Tuesday , 17 October 2017

Direction of U.S. Trade Deficit Indicates Direction of U.S. Dollar

The trade deficit has improved a lot since 2010 and the U.S. dollar strengtheneddollar-cash-money-hundred with it but I believe that is all about to change. Here’s why.

So says Katchum (katchum.blogspot.ca) in edited excerpts from his original article* entitled Correlation: Trade Balance Vs. Currency Strength.

[The following article is presented by  Lorimer Wilson, editor of www.FinancialArticleSummariesToday.com and www.munKNEE.com and the FREE Market Intelligence Report newsletter (sample here – register here) and may have been edited ([ ]), abridged (…) and/or reformatted (some sub-titles and bold/italics emphases) for the sake of clarity and brevity to ensure a fast and easy read. This paragraph must be included in any article re-posting to avoid copyright infringement.]

Katchum goes on to say in further edited (and possibly paraphrased in some places) excerpts:

As you know, a trade deficit means that imports exceed exports. Americans buy more stuff from foreigners and in exchange they give money to these foreigners. This money needs to be in the currency of the foreigners. Let’s say an American buys a Chinese TV. He will have to pay yuan to the Chinese merchant. To do this, he will convert U.S. dollars to yuan. This will lower the value of the U.S. dollar.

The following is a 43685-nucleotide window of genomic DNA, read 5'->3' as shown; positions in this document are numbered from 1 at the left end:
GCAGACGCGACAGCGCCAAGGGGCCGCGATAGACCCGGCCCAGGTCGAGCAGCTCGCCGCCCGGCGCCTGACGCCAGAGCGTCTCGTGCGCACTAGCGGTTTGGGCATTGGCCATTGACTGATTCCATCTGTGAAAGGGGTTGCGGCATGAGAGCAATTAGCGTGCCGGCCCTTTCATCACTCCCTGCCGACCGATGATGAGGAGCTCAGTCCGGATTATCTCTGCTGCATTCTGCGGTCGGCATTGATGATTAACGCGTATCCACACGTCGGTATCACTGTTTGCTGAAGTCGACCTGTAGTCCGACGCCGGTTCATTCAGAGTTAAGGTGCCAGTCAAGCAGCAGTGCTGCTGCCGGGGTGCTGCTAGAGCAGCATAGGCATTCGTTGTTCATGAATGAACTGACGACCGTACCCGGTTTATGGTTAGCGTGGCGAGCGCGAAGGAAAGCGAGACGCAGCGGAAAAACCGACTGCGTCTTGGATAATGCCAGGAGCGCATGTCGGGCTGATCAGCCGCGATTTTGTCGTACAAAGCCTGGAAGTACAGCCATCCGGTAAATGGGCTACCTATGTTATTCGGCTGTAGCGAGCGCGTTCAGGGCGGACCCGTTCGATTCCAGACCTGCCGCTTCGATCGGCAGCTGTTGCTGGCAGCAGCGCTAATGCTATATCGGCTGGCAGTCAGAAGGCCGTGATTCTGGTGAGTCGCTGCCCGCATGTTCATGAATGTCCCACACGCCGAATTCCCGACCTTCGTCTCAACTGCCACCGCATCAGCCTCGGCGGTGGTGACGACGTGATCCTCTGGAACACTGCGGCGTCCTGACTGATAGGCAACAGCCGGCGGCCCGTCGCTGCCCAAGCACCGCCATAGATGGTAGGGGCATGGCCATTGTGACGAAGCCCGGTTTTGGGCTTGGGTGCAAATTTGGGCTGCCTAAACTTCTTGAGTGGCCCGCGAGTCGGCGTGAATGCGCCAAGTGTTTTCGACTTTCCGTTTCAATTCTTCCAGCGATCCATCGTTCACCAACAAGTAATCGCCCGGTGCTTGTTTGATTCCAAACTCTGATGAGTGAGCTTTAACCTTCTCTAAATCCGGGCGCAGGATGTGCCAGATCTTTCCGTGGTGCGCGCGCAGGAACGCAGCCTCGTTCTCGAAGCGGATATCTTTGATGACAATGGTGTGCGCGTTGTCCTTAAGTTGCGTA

The other way round is also true. China has a trade surplus and will sell its goods to America in exchange for U.S. dollars. These U.S. dollars will be converted to yuan, otherwise the Chinese merchant can’t do much with the U.S. dollars in his country. This will increase the value of the yuan.

Of course, there is a lag between trade and currency conversion. This lag is approximately 1 year. As a consequence, the trade balance is a leading indicator for the strength of a currency. The higher the U.S. trade deficit, the more probable that the U.S. dollar will go down in value.

The following chart gives the monthly U.S. trade deficit (red chart) Vs. the U.S. dollar index (blue chart). If the trade deficit widens (red line goes down), the U.S. dollar index will drop (blue line goes down).


Knowing that the extent of U.S. trade deficit is a leading indicator for currency weakness, you can predict the collapse of the U.S. dollar by just looking at the trade deficit trend and, as such, you can position yourself for this collapse in the U.S. dollar by buying precious metals and commodities.

[Editor’s Note: The author’s views and conclusions in the above article are unaltered and no personal comments have been included to maintain the integrity of the original post. Furthermore, the views, conclusions and any recommendations offered in this article are not to be construed as an endorsement of such by the editor.]


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